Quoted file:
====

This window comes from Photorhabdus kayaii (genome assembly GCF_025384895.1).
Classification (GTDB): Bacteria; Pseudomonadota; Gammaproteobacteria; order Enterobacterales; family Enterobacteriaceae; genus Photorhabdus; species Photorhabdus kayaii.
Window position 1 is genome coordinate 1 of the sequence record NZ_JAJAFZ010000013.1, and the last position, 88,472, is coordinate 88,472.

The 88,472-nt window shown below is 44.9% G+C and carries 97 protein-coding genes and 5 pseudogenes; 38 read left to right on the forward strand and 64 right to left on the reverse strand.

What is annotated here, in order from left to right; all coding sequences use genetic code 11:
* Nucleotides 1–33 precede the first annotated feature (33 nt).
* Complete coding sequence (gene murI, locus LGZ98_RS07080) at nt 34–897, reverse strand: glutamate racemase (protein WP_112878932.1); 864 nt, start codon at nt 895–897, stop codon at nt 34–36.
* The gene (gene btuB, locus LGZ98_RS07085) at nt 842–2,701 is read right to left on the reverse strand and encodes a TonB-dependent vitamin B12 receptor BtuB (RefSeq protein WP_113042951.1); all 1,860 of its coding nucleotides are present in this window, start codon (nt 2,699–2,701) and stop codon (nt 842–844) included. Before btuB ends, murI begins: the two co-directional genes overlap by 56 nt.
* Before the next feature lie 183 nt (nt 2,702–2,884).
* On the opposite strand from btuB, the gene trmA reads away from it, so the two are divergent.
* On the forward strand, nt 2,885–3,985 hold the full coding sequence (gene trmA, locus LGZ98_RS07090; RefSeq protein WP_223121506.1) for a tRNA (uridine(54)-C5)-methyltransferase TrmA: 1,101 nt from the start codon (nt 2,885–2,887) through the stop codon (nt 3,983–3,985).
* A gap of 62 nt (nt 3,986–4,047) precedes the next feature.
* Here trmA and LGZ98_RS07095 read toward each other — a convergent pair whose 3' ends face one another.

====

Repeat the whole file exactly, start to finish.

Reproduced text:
This window comes from Photorhabdus kayaii (genome assembly GCF_025384895.1).
Classification (GTDB): Bacteria; Pseudomonadota; Gammaproteobacteria; order Enterobacterales; family Enterobacteriaceae; genus Photorhabdus; species Photorhabdus kayaii.
Window position 1 is genome coordinate 1 of the sequence record NZ_JAJAFZ010000013.1, and the last position, 88,472, is coordinate 88,472.

The 88,472-nt window shown below is 44.9% G+C and carries 97 protein-coding genes and 5 pseudogenes; 38 read left to right on the forward strand and 64 right to left on the reverse strand.

What is annotated here, in order from left to right; all coding sequences use genetic code 11:
* Nucleotides 1–33 precede the first annotated feature (33 nt).
* Complete coding sequence (gene murI, locus LGZ98_RS07080) at nt 34–897, reverse strand: glutamate racemase (protein WP_112878932.1); 864 nt, start codon at nt 895–897, stop codon at nt 34–36.
* The gene (gene btuB, locus LGZ98_RS07085) at nt 842–2,701 is read right to left on the reverse strand and encodes a TonB-dependent vitamin B12 receptor BtuB (RefSeq protein WP_113042951.1); all 1,860 of its coding nucleotides are present in this window, start codon (nt 2,699–2,701) and stop codon (nt 842–844) included. Before btuB ends, murI begins: the two co-directional genes overlap by 56 nt.
* Before the next feature lie 183 nt (nt 2,702–2,884).
* On the opposite strand from btuB, the gene trmA reads away from it, so the two are divergent.
* On the forward strand, nt 2,885–3,985 hold the full coding sequence (gene trmA, locus LGZ98_RS07090; RefSeq protein WP_223121506.1) for a tRNA (uridine(54)-C5)-methyltransferase TrmA: 1,101 nt from the start codon (nt 2,885–2,887) through the stop codon (nt 3,983–3,985).
* A gap of 62 nt (nt 3,986–4,047) precedes the next feature.
* Here trmA and LGZ98_RS07095 read toward each other — a convergent pair whose 3' ends face one another.